Traditionally, the term wildlife has conjured images of species which are of economic or emotional importance to humans. However wildlife life encompasses a much broader array of life on earth, referring to any undomesticated species, from the European Fire-bellied toad to the Siberian tiger.
As humans have encroached on the natural habitats of the world's wildlife, contaminated the far reaches of earth and hunted or fished some species to extinction, understanding qualities like habitat requirements, lifecycles and nutritional needs for all wildlife species has become a primary focus of many scientists and conservationists.
For many species, their survival depends upon our ability to identify the basic needs for wildlife populations to survive and thrive and act upon that knowledge.
Interagency Taxonomic Information System (ITIS) The White House Subcommittee on Biodiversity and Ecosystem Dynamics identified systematics as a research priority that is fundamental to ecosystem management and... More »
Anaplasmosis (Wildlife) Anaplasmosis is a tickborne disease caused by the bacterium Anaplasma phagocytophilum. It was previously known as human granulocytic ehrlichiosis (HGE) and has more recently... More »
Indo-pacific humpbacked dolphin The Indo-Pacific humpacked dolphin (Sousa chinensis), a marine mammal, is a member of the family of oceanic dolphins within the order of cetaceans. The species is also known as... More »
Cheetah (Wildlife) The Cheetah, Acinonyx jubatus, isa vulnerablespecies withinthe cat family. While the fastest land animal and an adept hunter, this felid is not agressive... More »
Arnoux's beaked whale Arnoux's beaked whale (scientific name: Berardius arnuxii ) is one of 21 species of beaked whales (Hyperoodontidae or Ziphiidae), medium-sized whales with distinctive, long and... More »
Bats' worth to agriculture Bats Worth Billions to Agriculture: Pest-control Services at Risk Pest-control services provided by insect-eating bats in the United States likely save the U.S.... More »
Wind turbine bird mortality Wind turbine bird mortality is a by-product of large scale wind farms, which are increasingly promoted as an alternative to fossil fuel derived energy production. To adequately... More »
Indus River dolphin The Indus River dolphin (scientific name: Platanista minor) is fresh water cetacean closely related to the Ganges River dolphin (Platanista gangetica). These two endangered... More »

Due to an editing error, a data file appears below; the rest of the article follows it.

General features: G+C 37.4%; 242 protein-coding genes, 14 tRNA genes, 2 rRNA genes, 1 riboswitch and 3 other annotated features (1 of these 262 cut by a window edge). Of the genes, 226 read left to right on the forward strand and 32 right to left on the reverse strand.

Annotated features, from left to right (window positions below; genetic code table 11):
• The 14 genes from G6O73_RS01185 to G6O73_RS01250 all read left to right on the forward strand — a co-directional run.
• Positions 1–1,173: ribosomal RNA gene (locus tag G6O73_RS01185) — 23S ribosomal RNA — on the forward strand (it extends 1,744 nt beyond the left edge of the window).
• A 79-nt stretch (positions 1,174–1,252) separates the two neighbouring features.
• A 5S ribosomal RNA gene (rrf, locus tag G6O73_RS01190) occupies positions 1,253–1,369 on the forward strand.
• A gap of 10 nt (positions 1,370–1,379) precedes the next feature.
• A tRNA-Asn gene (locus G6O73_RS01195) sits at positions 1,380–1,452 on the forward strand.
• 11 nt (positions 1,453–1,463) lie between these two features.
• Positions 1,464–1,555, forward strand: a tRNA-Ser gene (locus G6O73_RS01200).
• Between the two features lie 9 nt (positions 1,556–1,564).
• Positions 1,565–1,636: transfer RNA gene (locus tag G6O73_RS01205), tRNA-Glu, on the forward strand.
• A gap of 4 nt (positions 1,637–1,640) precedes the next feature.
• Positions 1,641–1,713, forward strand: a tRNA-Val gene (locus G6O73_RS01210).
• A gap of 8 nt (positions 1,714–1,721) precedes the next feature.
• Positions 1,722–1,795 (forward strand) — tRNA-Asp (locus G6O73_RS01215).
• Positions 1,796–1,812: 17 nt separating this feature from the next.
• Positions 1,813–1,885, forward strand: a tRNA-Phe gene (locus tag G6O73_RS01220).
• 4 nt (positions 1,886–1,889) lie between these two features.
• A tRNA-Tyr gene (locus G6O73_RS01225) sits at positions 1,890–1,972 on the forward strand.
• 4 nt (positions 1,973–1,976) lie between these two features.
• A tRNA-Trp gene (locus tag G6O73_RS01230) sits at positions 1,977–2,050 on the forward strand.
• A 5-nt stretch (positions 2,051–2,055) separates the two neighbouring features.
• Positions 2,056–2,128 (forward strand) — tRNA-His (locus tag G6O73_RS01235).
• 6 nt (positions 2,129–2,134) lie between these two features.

Etosha Pan halophytics The Etosha Pan Halophytics ecoregion is the relict landform of a prehistoric expansive, inland Pliocene lake. Today, the Etosha Pan is mostly an arid, saline desert. Typically, the intensively cracked, whitish clay is split into hexagonal salt-encrusted fragments, and wildlife is sustained only by scattered freshwater springs, which manifest as watering holes. These springs attract a diverse array of large mammals, especially during the dry season, making Etosha Pan a popular tourist destination. In unusually wet years, when the Ekuma, Oshigambo and Omuramba Ovambo Rivers receive sufficient rainfall, the pan is temporarily transformed into a shallow lake. When surface water is present, it can be classified as a hypersaline lake, due to the elevated salinity. The Etosha Pan halophytics is considered within the... More »
Wildlife (Wildlife) Wildlife refers to the animals and related plants in a state of nature, or the species of fauna that are not domesticated or tame and are also indigenous to an area, region or range. The expression is relatively recent in origin dating to Richard Jefferies' 1879 work discussing the various animal species in the Wiltshire Downs in southern Britain. Jefferies insisted, “glance into the hedgerow, the copse, or stream,” and “there" you find "nature’s children as unrestrained in their wild, free life as they were in the …backwoods of primitive England.” The term wildling is much older, however, as is wildness from which wildlife is derivative, being used for example by William Shakespeare to refer to those qualities of living things not under the influence or control of humans. Charles Darwin when referring to artificial selection... More »
Biological corridor (Wildlife) Biological corridor is the designation for a continuous geographic extent of habitat linking ecosystems, either spatially or functionally; such a link restores or conserves the connection between habitats that are fragmented by natural causes or human development. Such corridors are an important aspect in the preservation of species richness and biodiversity. There are different scales of biological corridors, but all share the same purpose of providing connections for species through fragmented landscapes. A biological corridor, alternatively termed habitat corridor, is used for the transportation functions of fauna and seed dispersal/propagation routes for flora and lower life forms. Specific elements of this transport for fauna include seasonal or migration movement, life cycle links, species dispersal, re-colonization of an area and movement in... More »
Mammal (Wildlife) Mammalia is a group of warm-blooded, air breathing vertebrates. With the common name mammal, each species is endowed with the characteristic of fur and three-boned middle ear; but the most remarkable element of group identity is an advanced brain element known as the neocortex, that functions as a center of complex cognition; no species except mammals have this well defined brain structure. Having pronounced inherent sexual dimorphism, the females have mammary glands capable of producing milk. There are approximately 5400 described mammalian species comprising around 1200 genera. Mammals span a size range from the three centimeter Bumblebee Bat to the 33 meter long Blue Whale. Feeding habits vary widely among species, including carnivores and insectivores who prey on animals, to frugivores and granivores who eat fruit or seeds. Earliest mammals arose approximately 200 to 130... More »